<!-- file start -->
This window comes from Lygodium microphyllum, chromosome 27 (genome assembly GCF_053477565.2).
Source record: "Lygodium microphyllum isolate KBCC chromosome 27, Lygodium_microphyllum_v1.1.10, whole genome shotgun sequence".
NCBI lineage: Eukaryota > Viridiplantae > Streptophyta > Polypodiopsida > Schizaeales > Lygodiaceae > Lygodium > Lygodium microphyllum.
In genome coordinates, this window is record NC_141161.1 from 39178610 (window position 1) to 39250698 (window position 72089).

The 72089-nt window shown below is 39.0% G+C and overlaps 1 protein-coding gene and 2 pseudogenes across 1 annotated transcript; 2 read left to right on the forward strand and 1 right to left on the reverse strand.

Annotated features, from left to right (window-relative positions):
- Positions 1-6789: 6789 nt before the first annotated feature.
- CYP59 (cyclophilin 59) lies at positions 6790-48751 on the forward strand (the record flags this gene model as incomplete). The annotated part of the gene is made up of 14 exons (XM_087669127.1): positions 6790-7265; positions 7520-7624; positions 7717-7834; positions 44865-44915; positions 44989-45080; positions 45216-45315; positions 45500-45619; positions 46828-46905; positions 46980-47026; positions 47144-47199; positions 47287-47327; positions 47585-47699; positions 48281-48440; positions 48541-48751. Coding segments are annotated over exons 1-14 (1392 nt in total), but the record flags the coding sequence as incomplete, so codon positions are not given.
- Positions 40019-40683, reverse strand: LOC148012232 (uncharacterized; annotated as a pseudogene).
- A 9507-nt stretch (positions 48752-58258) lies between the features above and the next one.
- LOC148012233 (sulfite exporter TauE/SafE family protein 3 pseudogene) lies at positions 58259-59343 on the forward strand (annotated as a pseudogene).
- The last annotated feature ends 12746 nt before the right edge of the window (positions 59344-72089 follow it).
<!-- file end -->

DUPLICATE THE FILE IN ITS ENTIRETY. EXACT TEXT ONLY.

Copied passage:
This window comes from Lygodium microphyllum, chromosome 27 (genome assembly GCF_053477565.2).
Source record: "Lygodium microphyllum isolate KBCC chromosome 27, Lygodium_microphyllum_v1.1.10, whole genome shotgun sequence".
NCBI lineage: Eukaryota > Viridiplantae > Streptophyta > Polypodiopsida > Schizaeales > Lygodiaceae > Lygodium > Lygodium microphyllum.
In genome coordinates, this window is record NC_141161.1 from 39178610 (window position 1) to 39250698 (window position 72089).

The 72089-nt window shown below is 39.0% G+C and overlaps 1 protein-coding gene and 2 pseudogenes across 1 annotated transcript; 2 read left to right on the forward strand and 1 right to left on the reverse strand.

Annotated features, from left to right (window-relative positions):
- Positions 1-6789: 6789 nt before the first annotated feature.
- CYP59 (cyclophilin 59) lies at positions 6790-48751 on the forward strand (the record flags this gene model as incomplete). The annotated part of the gene is made up of 14 exons (XM_087669127.1): positions 6790-7265; positions 7520-7624; positions 7717-7834; positions 44865-44915; positions 44989-45080; positions 45216-45315; positions 45500-45619; positions 46828-46905; positions 46980-47026; positions 47144-47199; positions 47287-47327; positions 47585-47699; positions 48281-48440; positions 48541-48751. Coding segments are annotated over exons 1-14 (1392 nt in total), but the record flags the coding sequence as incomplete, so codon positions are not given.
- Positions 40019-40683, reverse strand: LOC148012232 (uncharacterized; annotated as a pseudogene).
- A 9507-nt stretch (positions 48752-58258) lies between the features above and the next one.
- LOC148012233 (sulfite exporter TauE/SafE family protein 3 pseudogene) lies at positions 58259-59343 on the forward strand (annotated as a pseudogene).
- The last annotated feature ends 12746 nt before the right edge of the window (positions 59344-72089 follow it).